INDIANAPOLIS — Ed Carpenter will return his focus to team ownership during this weekend’s Chevrolet Detroit Grand Prix at Belle Isle Park, but that doesn’t mean he’s entirely happy about it.

Carpenter was left wishing he’d had another shot at the closing laps of the 103rd Indianapolis 500 on Sunday, after a difficult final restart with 14 laps to go dropped him from running third to sixth at the finish.

It was a disappointing result for a team that appeared to have all the momentum in its corner going into race day at the Indianapolis Motor Speedway. Carpenter led 65 laps and finished as the runner-up one year ago, while he led his three-car team as part of a two-three-four qualifying effort this time around.

To make a long story short, Ed Carpenter Racing was poised to pounce in a big way.

Even through the early stages of the race, that optimism appeared well placed, as Carpenter stayed inside the top five and led seven laps with his No. 20 Preferred Freezer Services Chevrolet.

He looked to be playing the veteran’s game of hiding in the weeds, but a late multi-car accident that led to a lap-187 restart proved pivotal in ending Carpenter’s chances at victory.

As Carpenter attempted to get up to speed at the green flag and give chase to Simon Pagenaud and Alexander Rossi, his car failed to cooperate for the first time all day. He wiggled and tried to catch the machine, which he was able to do, but he lost three positions.

“We were trying to just play the game, but at the end, we just didn’t have anything,” said Carpenter. “I got loose for the first time in the day, which was a little weird. I just didn’t really seem to be running that quick, though. I thought sitting third on that last restart was going to be a good opportunity, but on the start, I just couldn’t get it rolling. It just didn’t have anything.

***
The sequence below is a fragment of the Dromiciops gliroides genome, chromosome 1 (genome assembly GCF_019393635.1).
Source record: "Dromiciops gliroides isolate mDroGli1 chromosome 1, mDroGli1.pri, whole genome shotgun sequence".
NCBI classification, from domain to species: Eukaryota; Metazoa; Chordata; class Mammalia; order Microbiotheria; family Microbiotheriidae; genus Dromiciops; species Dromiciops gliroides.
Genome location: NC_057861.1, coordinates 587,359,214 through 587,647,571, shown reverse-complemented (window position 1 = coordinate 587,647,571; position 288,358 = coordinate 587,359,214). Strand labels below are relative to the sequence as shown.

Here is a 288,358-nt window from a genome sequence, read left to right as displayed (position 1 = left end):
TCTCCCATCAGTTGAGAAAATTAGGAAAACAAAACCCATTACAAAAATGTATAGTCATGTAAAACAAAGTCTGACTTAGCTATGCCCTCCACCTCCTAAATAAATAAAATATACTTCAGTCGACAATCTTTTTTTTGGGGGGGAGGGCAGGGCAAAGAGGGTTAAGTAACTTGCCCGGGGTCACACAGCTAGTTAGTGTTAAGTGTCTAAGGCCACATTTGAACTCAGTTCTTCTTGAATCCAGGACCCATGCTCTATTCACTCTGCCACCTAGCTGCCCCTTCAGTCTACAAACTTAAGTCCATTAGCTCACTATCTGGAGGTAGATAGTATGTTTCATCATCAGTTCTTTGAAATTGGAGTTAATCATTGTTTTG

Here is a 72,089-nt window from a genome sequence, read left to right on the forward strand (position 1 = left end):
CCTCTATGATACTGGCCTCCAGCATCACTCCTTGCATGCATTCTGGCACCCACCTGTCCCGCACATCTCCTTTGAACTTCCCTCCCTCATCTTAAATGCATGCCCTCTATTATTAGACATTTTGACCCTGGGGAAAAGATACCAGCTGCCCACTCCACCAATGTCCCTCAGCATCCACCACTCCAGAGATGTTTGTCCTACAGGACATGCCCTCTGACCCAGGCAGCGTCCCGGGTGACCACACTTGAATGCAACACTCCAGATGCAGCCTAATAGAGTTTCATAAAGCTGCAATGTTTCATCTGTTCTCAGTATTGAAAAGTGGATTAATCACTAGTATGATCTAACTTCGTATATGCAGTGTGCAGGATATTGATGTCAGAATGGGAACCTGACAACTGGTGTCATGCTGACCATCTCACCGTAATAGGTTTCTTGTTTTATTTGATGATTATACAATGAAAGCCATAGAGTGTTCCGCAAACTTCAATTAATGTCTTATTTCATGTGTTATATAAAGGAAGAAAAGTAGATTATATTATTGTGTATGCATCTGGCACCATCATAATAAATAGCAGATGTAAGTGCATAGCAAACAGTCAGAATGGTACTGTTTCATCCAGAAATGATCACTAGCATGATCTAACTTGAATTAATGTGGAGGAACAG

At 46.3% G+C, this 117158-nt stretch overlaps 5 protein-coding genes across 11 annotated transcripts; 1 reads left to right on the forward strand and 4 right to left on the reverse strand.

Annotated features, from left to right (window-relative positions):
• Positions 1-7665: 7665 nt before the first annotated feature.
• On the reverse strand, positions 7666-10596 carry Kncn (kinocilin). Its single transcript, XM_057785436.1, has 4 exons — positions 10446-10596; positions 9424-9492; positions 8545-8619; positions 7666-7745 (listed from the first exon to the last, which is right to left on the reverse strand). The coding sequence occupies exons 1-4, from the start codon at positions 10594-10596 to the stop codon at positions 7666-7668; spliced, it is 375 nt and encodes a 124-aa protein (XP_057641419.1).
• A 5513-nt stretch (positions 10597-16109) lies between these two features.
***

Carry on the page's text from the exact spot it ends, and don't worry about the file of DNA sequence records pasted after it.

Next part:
“I am pretty disappointed for myself and for the team.”

Adding to Carpenter’s disappointment was confusion as to why the handle went away on his car in the first place.

Ed Carpenter looks on prior to Sunday’s Indianapolis 500. (Shawn Gritzmacher/IndyCar photo)

“I thought (the track) gripped up for the most part, as it went on, but the balance kind of changed around,” noted Carpenter. “I really don’t know what to make of it, because we were so bad at the end compared to what we had been. I’m disappointed. I’m happy Chevrolet won with Simon (Pagenaud) and Mr. (Roger) Penske. I didn’t really want to see a Honda win this race.

“I’m happy to see them win, but I didn’t come here for sixth.”

Carpenter’s teammates, Ed Jones and Spencer Pigot, finished 13th and 14th, respectively.

For Carpenter, who only competes on the oval tracks that the NTT IndyCar Series races on during the year, he’ll have another shot to win at Texas Motor Speedway on June 8.

However, he’ll have to endure a long year’s wait before he’ll be able to take another shot at winning his hometown race during next year’s 104th running of the Indianapolis 500.

That’s a race where Carpenter will be eager to erase the bad memories of this year’s frustrating finish.

“We just didn’t have the speed that we’d had (all month) at the end of the day, for some reason,” said Carpenter. “Standing here in pit lane, it’s hard for me to tell anyone why we failed here.

“I’m happy for the month the team had, don’t get me wrong, but sixth is a failure to me.”